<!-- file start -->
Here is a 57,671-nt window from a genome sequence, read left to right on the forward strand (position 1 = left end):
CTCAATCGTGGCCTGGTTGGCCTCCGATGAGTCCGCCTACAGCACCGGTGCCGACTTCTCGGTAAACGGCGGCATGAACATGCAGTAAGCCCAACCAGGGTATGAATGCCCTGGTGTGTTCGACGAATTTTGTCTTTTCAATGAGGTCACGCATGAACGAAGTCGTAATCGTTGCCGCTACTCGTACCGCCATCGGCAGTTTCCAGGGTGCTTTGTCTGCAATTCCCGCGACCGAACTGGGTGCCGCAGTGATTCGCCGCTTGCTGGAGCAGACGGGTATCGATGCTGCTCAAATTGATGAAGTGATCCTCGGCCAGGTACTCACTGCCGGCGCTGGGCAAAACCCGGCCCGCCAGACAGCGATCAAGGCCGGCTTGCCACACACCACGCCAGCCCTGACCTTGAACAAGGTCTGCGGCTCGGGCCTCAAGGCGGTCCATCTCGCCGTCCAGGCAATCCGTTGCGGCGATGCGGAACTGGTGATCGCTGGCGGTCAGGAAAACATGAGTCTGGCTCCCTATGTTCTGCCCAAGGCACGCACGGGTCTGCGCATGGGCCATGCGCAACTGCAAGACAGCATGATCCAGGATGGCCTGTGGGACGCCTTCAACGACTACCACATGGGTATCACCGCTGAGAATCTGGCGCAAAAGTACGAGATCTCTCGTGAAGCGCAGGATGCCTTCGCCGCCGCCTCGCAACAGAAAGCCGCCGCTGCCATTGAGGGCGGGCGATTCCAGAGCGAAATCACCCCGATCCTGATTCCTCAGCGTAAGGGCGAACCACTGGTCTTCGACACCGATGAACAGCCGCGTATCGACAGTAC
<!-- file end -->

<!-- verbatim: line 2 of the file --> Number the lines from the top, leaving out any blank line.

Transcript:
CTCAATCGTGGCCTGGTTGGCCTCCGATGAGTCCGCCTACAGCACCGGTGCCGACTTCTCGGTAAACGGCGGCATGAACATGCAGTAAGCCCAACCAGGGTATGAATGCCCTGGTGTGTTCGACGAATTTTGTCTTTTCAATGAGGTCACGCATGAACGAAGTCGTAATCGTTGCCGCTACTCGTACCGCCATCGGCAGTTTCCAGGGTGCTTTGTCTGCAATTCCCGCGACCGAACTGGGTGCCGCAGTGATTCGCCGCTTGCTGGAGCAGACGGGTATCGATGCTGCTCAAATTGATGAAGTGATCCTCGGCCAGGTACTCACTGCCGGCGCTGGGCAAAACCCGGCCCGCCAGACAGCGATCAAGGCCGGCTTGCCACACACCACGCCAGCCCTGACCTTGAACAAGGTCTGCGGCTCGGGCCTCAAGGCGGTCCATCTCGCCGTCCAGGCAATCCGTTGCGGCGATGCGGAACTGGTGATCGCTGGCGGTCAGGAAAACATGAGTCTGGCTCCCTATGTTCTGCCCAAGGCACGCACGGGTCTGCGCATGGGCCATGCGCAACTGCAAGACAGCATGATCCAGGATGGCCTGTGGGACGCCTTCAACGACTACCACATGGGTATCACCGCTGAGAATCTGGCGCAAAAGTACGAGATCTCTCGTGAAGCGCAGGATGCCTTCGCCGCCGCCTCGCAACAGAAAGCCGCCGCTGCCATTGAGGGCGGGCGATTCCAGAGCGAAATCACCCCGATCCTGATTCCTCAGCGTAAGGGCGAACCACTGGTCTTCGACACCGATGAACAGCCGCGTATCGACAGTAC